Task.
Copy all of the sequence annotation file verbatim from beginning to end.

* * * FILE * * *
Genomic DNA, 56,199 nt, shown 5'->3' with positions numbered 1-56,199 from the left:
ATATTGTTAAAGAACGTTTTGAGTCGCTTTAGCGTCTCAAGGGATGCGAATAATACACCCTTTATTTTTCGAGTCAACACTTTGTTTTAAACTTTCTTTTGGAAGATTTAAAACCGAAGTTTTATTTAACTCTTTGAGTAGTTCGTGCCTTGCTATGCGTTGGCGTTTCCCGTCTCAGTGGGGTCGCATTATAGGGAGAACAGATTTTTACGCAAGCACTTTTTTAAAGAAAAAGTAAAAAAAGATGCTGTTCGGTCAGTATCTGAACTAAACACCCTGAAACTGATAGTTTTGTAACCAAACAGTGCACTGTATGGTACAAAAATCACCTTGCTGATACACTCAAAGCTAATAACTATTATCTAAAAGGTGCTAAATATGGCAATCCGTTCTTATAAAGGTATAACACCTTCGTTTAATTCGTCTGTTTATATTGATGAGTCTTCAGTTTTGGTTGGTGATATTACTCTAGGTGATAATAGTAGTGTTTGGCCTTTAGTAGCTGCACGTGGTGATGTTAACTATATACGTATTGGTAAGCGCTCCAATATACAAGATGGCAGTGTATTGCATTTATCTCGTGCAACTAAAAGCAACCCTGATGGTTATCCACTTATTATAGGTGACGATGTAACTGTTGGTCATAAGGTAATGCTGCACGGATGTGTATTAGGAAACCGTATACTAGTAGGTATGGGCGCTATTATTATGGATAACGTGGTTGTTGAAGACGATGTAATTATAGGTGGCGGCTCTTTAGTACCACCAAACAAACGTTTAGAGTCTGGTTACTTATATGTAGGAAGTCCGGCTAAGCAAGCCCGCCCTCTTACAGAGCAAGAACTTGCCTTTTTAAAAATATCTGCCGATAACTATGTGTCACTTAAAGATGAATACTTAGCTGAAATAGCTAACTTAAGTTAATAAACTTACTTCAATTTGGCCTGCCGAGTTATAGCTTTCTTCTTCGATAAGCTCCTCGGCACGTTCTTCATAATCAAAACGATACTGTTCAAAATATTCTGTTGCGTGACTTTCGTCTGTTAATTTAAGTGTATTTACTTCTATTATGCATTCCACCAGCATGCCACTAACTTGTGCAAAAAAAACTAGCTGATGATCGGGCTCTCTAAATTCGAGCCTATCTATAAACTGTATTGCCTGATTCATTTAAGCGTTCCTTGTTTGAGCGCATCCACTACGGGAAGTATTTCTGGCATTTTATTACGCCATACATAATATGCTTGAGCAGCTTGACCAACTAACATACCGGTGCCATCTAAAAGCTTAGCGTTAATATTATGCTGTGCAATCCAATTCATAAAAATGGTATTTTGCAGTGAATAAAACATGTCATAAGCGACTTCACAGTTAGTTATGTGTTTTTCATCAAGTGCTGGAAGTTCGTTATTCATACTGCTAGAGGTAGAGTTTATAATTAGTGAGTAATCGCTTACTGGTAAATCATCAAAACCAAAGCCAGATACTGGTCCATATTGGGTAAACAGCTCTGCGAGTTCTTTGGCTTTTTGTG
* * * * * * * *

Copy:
Genomic DNA, 56,199 nt, shown 5'->3' with positions numbered 1-56,199 from the left:
ATATTGTTAAAGAACGTTTTGAGTCGCTTTAGCGTCTCAAGGGATGCGAATAATACACCCTTTATTTTTCGAGTCAACACTTTGTTTTAAACTTTCTTTTGGAAGATTTAAAACCGAAGTTTTATTTAACTCTTTGAGTAGTTCGTGCCTTGCTATGCGTTGGCGTTTCCCGTCTCAGTGGGGTCGCATTATAGGGAGAACAGATTTTTACGCAAGCACTTTTTTAAAGAAAAAGTAAAAAAAGATGCTGTTCGGTCAGTATCTGAACTAAACACCCTGAAACTGATAGTTTTGTAACCAAACAGTGCACTGTATGGTACAAAAATCACCTTGCTGATACACTCAAAGCTAATAACTATTATCTAAAAGGTGCTAAATATGGCAATCCGTTCTTATAAAGGTATAACACCTTCGTTTAATTCGTCTGTTTATATTGATGAGTCTTCAGTTTTGGTTGGTGATATTACTCTAGGTGATAATAGTAGTGTTTGGCCTTTAGTAGCTGCACGTGGTGATGTTAACTATATACGTATTGGTAAGCGCTCCAATATACAAGATGGCAGTGTATTGCATTTATCTCGTGCAACTAAAAGCAACCCTGATGGTTATCCACTTATTATAGGTGACGATGTAACTGTTGGTCATAAGGTAATGCTGCACGGATGTGTATTAGGAAACCGTATACTAGTAGGTATGGGCGCTATTATTATGGATAACGTGGTTGTTGAAGACGATGTAATTATAGGTGGCGGCTCTTTAGTACCACCAAACAAACGTTTAGAGTCTGGTTACTTATATGTAGGAAGTCCGGCTAAGCAAGCCCGCCCTCTTACAGAGCAAGAACTTGCCTTTTTAAAAATATCTGCCGATAACTATGTGTCACTTAAAGATGAATACTTAGCTGAAATAGCTAACTTAAGTTAATAAACTTACTTCAATTTGGCCTGCCGAGTTATAGCTTTCTTCTTCGATAAGCTCCTCGGCACGTTCTTCATAATCAAAACGATACTGTTCAAAATATTCTGTTGCGTGACTTTCGTCTGTTAATTTAAGTGTATTTACTTCTATTATGCATTCCACCAGCATGCCACTAACTTGTGCAAAAAAAACTAGCTGATGATCGGGCTCTCTAAATTCGAGCCTATCTATAAACTGTATTGCCTGATTCATTTAAGCGTTCCTTGTTTGAGCGCATCCACTACGGGAAGTATTTCTGGCATTTTATTACGCCATACATAATATGCTTGAGCAGCTTGACCAACTAACATACCGGTGCCATCTAAAAGCTTAGCGTTAATATTATGCTGTGCAATCCAATTCATAAAAATGGTATTTTGCAGTGAATAAAACATGTCATAAGCGACTTCACAGTTAGTTATGTGTTTTTCATCAAGTGCTGGAAGTTCGTTATTCATACTGCTAGAGGTAGAGTTTATAATTAGTGAGTAATCGCTTACTGGTAAATCATCAAAACCAAAGCCAGATACTGGTCCATATTGGGTAAACAGCTCTGCGAGTTCTTTGGCTTTTTGTG